S-TRAC, a prospective phase 3 randomized trial in pts with resected RCC at high risk for recurrence, demonstrated a statistically significant improvement in DFS with sunitinib (SU) vs placebo; HR 0.76; 95% CI: 0.59, 0.98; P = 0.03. We hypothesized that DFS is a surrogate for OS and evaluated the association of DFS events with OS.
DFS (by blinded independent review) was defined from randomization to first evidence of recurrence, second primary malignancy, or death, whichever occurred first. Pts were categorized as having DFS or censored ≤2 years vs DFS >2 years, and as having OS or censored ≤5 years vs OS > 5 years. The odds ratio (OR), positive predictive values (PPV) and negative PV (NPV) were reported. To determine if DFS can be a surrogate for OS, 2 conditions need to be tested: 1) DFS and OS are strongly correlated, and 2) the treatment effect on DFS is sufficiently correlated with the effect on OS. The validity of the surrogate is reflected by the strength of these correlations. The correlation between DFS and OS is tested at the pt level through copula models to estimate the correlation coefficient (Kendall τ). Trial level correlations have been explored considering region as the trial unit.
Median follow-up for OS was approximately 6.5 years with 141 (23%) observed deaths. There were 257 (42%) DFS events. Of 261 pts with DFS or censored ≤2 years of enrollment, 97 were alive and in follow-up >5 years (37%). In 354 pts with DFS >2 years, 318 pts were alive >5 years (90%). The OR, PPV and NPV were 14.9, 0.9 and 0.63, respectively. Kendall’s τ ranged from 0.51 to 0.88 using the Hougaard, Clayton, and Plackett copula, suggesting a moderate correlation at the individual pt level. Similar results were observed with investigator assessed DFS. Analyses of trial level correlations also suggest a moderate correlation. Further analyses are being explored.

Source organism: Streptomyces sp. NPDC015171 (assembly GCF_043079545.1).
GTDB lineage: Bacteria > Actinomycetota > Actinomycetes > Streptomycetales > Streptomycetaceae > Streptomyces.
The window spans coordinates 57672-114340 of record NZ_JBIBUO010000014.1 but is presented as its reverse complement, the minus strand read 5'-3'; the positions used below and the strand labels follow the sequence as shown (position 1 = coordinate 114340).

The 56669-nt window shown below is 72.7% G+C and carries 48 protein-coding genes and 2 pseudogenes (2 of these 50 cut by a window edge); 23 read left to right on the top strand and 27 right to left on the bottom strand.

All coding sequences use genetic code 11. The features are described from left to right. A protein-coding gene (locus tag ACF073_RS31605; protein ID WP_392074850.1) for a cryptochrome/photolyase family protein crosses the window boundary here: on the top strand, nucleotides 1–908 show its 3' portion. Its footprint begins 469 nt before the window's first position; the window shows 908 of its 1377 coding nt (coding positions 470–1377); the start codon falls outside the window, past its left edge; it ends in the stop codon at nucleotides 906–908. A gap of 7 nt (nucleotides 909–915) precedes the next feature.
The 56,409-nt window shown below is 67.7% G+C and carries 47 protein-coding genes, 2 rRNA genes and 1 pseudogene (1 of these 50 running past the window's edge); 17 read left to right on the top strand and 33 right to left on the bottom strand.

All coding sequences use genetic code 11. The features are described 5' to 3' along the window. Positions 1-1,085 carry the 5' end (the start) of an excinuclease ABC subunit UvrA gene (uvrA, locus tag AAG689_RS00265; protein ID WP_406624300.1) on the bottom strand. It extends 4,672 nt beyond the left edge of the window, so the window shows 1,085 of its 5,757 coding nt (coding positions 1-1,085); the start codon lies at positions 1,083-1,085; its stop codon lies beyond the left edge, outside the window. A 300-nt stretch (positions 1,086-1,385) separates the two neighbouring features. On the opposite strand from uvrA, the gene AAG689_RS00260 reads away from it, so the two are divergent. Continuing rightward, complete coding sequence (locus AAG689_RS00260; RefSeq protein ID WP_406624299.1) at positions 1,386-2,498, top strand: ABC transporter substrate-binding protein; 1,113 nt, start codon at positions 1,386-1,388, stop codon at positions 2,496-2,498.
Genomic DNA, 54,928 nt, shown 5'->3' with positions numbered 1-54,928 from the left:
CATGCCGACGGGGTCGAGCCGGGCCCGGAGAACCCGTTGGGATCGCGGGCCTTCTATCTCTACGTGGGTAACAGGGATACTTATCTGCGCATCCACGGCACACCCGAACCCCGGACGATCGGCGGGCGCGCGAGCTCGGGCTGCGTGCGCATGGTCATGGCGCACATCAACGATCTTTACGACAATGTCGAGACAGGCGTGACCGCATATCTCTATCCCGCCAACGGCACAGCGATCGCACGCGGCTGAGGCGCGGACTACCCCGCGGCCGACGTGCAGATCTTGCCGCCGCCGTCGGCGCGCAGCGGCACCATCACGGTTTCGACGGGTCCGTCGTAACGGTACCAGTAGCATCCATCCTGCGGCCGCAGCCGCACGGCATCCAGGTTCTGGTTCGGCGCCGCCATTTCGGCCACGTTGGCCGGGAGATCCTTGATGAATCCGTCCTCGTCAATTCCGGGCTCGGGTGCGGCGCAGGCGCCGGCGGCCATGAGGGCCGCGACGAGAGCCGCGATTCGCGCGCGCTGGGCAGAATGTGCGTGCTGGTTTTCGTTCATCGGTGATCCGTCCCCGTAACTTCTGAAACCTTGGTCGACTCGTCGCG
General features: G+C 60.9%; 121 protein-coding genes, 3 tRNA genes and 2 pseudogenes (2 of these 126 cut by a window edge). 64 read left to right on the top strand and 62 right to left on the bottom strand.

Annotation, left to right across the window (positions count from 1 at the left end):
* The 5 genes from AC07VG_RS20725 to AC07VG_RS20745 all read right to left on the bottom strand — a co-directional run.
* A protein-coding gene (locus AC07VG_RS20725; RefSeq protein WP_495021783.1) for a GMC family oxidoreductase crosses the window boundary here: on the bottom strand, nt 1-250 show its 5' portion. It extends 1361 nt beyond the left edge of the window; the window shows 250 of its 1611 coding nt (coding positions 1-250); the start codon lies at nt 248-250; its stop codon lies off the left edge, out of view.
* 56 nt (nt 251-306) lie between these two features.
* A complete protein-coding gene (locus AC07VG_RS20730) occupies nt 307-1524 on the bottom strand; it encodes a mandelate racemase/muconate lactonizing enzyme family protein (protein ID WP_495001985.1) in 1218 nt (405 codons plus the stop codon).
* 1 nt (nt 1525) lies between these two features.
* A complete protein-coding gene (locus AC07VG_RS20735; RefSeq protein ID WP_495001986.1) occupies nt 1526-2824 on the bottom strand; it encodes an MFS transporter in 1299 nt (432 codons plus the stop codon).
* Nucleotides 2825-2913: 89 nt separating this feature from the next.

A moderate correlation between DFS and OS was observed in S-TRAC despite immature OS data. Additional analyses across completed trials are warranted to further assess the relationship between DFS and OS.
Clinical trial identification
Legal entity responsible for the study
Editorial support was provided by Vardit Dror, PhD, of Engage Scientific Solutions, and funded by Pfizer.
D.J. George: Honoraria and consulting: Sanofi, Exelixis, Bayer; Consulting: Merck, Sanofi; Grants: Genentech/Roche, Novartis, Astellas, Celldex, Acerta; Grants & consulting: Exelixis, Janssen, Pfizer, Innocrin Pharma, BMS. A.J. Pantuck: Consulting fees: Pfizer. R. Figlin: Research funding: Peloton, BMS, Argos Therapeutics, Exilexis, and Cerulean; Consulting fees: Novartis, Pfizer, Nektar, Peloton, Calithera, Acceleron. B. Escudier: Consulting fees: Bayer, Pfizer, Novartis; Honoraria: Bayer, Roche, Pfizer, Genentech, Novartis, Aveo. S. Halabi: Data and Safety Monitoring Board member: Eisai. M. Casey, X. Lin, L. Serfass, M.J. Lechuga Frean: Employee of and own stock in Pfizer. A. Ravaud: Advisory boards: Pfizer, Novartis, GSK, Roche, BMS; Institutional support grants: Pfizer, Novartis; Housing and transportation for meetings and speeches: Pfizer, Novartis, BMS.